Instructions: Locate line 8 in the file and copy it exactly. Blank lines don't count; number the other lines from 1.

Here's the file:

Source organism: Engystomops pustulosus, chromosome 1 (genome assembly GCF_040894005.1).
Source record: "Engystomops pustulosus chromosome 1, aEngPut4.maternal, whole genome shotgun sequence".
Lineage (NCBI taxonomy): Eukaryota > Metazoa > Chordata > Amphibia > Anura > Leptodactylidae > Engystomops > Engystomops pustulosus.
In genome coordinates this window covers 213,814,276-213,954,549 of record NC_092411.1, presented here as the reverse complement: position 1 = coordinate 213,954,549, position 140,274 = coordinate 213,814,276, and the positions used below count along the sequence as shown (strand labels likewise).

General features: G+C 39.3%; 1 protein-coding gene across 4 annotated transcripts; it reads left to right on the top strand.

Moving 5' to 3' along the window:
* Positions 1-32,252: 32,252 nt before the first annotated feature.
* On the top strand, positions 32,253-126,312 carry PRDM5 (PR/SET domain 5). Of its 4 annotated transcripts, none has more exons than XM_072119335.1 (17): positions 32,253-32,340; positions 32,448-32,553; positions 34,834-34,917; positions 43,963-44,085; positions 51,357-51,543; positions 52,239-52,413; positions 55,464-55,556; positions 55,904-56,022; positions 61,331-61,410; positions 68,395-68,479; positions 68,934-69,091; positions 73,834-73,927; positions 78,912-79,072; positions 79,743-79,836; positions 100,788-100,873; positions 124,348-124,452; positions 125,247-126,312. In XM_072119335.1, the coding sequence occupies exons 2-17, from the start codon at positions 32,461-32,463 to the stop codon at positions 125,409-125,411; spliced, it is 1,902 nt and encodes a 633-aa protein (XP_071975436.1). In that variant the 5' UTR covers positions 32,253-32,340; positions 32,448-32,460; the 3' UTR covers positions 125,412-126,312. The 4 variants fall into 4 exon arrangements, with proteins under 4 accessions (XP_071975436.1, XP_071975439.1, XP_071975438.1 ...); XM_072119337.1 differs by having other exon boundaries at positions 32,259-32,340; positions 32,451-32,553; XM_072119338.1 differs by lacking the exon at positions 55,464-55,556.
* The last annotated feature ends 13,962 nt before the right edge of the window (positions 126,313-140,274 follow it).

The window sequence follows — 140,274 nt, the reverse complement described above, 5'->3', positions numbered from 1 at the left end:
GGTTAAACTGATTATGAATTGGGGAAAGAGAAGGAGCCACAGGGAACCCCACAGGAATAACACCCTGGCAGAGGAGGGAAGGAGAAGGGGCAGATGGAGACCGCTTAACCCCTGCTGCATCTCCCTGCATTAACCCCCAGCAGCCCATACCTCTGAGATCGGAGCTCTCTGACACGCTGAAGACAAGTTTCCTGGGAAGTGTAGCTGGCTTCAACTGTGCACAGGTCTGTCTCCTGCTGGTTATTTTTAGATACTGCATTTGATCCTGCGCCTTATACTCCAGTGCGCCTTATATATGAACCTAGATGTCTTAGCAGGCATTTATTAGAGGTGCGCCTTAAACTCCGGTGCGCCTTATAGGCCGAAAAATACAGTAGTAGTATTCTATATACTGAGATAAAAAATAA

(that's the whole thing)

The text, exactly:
* On the top strand, positions 32,253-126,312 carry PRDM5 (PR/SET domain 5). Of its 4 annotated transcripts, none has more exons than XM_072119335.1 (17): positions 32,253-32,340; positions 32,448-32,553; positions 34,834-34,917; positions 43,963-44,085; positions 51,357-51,543; positions 52,239-52,413; positions 55,464-55,556; positions 55,904-56,022; positions 61,331-61,410; positions 68,395-68,479; positions 68,934-69,091; positions 73,834-73,927; positions 78,912-79,072; positions 79,743-79,836; positions 100,788-100,873; positions 124,348-124,452; positions 125,247-126,312. In XM_072119335.1, the coding sequence occupies exons 2-17, from the start codon at positions 32,461-32,463 to the stop codon at positions 125,409-125,411; spliced, it is 1,902 nt and encodes a 633-aa protein (XP_071975436.1). In that variant the 5' UTR covers positions 32,253-32,340; positions 32,448-32,460; the 3' UTR covers positions 125,412-126,312. The 4 variants fall into 4 exon arrangements, with proteins under 4 accessions (XP_071975436.1, XP_071975439.1, XP_071975438.1 ...); XM_072119337.1 differs by having other exon boundaries at positions 32,259-32,340; positions 32,451-32,553; XM_072119338.1 differs by lacking the exon at positions 55,464-55,556.